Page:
"Four years after falling in love with the disco clam - a cute little mollusk known for its underwater light show - Lindsey Dougherty has discovered the secret of its mirrored lips. Disco clams are named for the rippling, rhythmic light show they put on with their mirrored lips, visible even in the dim blue depths.

It didn't take long for her to confirm that the flashing was not, as most people assumed, a form of bioluminescence - a chemical reaction inside animals like plankton that produces light similar to that of a glow stick. Instead, she found, the edge of the clam's mantle lip is highly reflective on one side. When the clam unfurls its lip - typically twice a second - the millimeter-wide mirror is revealed and reflects the ambient light, like a disco ball.

Image: Lindsey Dougherty/UC Berkeley

Understanding Graphene's Electrical Properties on an Atomic Level

From University of Pennsylvania,
July 15, 2014


"Not all graphene is the same. With so few atoms comprising the entirety of the material, the arrangement of each one has an impact on its overall function. Now, for the first time, researchers from the University of Pennsylvania have used a cutting-edge microscope to study the relationship between the atomic geometry of a ribbon of graphene and its electrical properties. The team's experiments were enabled by Brookhaven's aberration-corrected transmission electron microscope, or AC-TEM.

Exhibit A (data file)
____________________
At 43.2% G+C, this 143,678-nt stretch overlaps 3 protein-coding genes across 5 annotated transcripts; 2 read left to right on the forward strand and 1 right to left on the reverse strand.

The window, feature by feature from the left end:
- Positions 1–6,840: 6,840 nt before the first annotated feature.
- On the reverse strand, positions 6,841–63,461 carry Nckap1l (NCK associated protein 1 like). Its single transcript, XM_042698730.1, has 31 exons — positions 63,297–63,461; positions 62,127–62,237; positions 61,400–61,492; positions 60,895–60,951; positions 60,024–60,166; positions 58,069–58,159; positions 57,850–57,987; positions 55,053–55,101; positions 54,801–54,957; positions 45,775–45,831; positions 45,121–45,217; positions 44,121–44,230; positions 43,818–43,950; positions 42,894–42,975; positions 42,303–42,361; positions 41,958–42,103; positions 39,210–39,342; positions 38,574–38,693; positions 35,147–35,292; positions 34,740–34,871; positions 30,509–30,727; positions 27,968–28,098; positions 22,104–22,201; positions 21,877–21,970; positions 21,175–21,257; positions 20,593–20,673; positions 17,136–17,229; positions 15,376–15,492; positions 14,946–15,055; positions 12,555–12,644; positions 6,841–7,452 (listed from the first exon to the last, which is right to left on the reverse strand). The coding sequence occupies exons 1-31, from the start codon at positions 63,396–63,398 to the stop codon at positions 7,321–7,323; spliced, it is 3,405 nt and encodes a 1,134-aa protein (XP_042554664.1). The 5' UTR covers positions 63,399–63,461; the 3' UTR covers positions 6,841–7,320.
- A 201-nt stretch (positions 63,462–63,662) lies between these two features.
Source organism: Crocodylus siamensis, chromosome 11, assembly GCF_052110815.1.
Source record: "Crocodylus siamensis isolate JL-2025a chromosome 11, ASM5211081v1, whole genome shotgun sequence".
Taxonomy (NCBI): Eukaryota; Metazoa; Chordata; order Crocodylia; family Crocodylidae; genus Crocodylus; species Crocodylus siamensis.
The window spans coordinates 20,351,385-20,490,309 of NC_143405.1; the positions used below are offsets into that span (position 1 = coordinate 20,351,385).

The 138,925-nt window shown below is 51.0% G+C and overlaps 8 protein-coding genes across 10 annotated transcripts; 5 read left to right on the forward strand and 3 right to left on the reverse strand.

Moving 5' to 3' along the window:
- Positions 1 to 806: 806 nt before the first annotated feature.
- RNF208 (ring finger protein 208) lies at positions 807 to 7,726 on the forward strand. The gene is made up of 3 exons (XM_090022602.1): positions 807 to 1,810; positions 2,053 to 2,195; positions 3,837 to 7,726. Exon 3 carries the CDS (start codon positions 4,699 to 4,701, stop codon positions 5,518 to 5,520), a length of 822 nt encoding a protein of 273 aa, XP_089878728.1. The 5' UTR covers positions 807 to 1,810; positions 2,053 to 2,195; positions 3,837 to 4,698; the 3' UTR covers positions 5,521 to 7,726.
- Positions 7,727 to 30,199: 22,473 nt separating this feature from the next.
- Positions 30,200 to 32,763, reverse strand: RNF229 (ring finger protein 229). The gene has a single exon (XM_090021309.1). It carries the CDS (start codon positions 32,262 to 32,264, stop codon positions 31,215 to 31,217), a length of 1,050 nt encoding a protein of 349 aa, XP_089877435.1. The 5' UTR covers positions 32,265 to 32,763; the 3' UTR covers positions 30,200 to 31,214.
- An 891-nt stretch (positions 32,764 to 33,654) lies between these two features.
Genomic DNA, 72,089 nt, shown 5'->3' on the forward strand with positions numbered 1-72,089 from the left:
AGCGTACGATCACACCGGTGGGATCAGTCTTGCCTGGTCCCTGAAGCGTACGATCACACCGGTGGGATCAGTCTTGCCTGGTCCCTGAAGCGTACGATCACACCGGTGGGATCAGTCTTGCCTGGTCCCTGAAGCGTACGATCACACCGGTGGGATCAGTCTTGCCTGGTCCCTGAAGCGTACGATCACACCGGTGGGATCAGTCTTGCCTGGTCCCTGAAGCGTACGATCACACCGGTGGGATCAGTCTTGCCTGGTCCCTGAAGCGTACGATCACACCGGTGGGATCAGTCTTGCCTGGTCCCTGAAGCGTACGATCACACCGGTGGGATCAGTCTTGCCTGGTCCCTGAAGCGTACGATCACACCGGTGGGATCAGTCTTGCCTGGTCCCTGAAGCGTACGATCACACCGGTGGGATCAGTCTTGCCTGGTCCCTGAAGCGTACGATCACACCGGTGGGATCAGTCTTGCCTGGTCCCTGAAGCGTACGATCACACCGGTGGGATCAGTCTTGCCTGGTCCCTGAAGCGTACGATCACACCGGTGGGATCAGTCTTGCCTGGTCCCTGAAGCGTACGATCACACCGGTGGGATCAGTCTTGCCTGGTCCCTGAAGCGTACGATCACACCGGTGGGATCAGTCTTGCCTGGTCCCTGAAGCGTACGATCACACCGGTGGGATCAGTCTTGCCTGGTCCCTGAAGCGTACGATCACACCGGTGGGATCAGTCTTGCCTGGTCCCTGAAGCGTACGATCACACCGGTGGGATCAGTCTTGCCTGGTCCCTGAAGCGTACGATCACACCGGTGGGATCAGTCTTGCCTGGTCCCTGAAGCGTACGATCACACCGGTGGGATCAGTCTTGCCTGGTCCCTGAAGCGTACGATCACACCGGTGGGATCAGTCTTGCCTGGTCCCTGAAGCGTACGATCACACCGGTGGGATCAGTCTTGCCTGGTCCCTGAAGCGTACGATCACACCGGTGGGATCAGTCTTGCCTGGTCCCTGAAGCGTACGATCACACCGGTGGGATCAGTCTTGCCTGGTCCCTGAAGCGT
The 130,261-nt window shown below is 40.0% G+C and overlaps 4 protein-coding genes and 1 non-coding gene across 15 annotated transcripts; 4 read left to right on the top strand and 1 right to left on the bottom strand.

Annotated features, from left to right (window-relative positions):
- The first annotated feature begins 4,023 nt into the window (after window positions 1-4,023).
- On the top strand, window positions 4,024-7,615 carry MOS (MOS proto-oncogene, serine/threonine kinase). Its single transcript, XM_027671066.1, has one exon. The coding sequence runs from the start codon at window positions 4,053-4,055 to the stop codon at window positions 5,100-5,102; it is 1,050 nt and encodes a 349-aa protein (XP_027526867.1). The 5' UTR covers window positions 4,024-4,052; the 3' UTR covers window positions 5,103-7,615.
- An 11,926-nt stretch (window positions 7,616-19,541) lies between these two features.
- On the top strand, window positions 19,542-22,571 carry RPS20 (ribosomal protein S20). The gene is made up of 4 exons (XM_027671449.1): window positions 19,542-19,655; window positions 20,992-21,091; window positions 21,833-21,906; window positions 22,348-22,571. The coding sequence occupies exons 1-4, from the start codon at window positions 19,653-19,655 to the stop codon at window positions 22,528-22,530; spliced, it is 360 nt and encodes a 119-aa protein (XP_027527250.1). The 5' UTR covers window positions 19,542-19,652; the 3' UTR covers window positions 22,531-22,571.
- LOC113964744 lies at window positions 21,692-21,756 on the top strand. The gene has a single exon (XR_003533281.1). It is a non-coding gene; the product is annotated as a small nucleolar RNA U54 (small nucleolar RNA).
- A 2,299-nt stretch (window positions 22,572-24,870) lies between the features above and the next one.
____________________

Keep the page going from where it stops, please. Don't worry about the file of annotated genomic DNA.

By focusing the microscope's electron beam, the researchers were able to controllably cut sheets of graphene into ribbons with widths as small as 10 nanometers. Because the graphene nanoribbons were connected to an electricity source while they were inside the AC-TEM, the researchers were able to simultaneously trace the outline of the ribbons and measure their conductivity." 

Image: Robert Johnson/University of Pennsylvania

DOE Awards $100 Million for Innovative Energy Research

From Department of Energy, (DOE)
June 18, 2014


"U.S. Energy Secretary Ernest Moniz announced the awarding of $100 million for Energy Frontier Research Centers (EFRCs) to accelerate the scientific breakthroughs needed to build the 21st-century energy economy. The awards announced today are the second round of funding for EFRCs and the research supported by this initiative will enable fundamental advances in energy production, storage, and use.

Twenty-three of the projects receiving funding are headed by universities, eight are led by the Energy Department's National Laboratories and one project is run by a non-profit organization. The centers selected for the second round of funding will help lay the scientific groundwork for fundamental advances in solar energy, electrical energy storage, carbon capture and sequestration, materials and chemistry by design, biosciences, and extreme environments.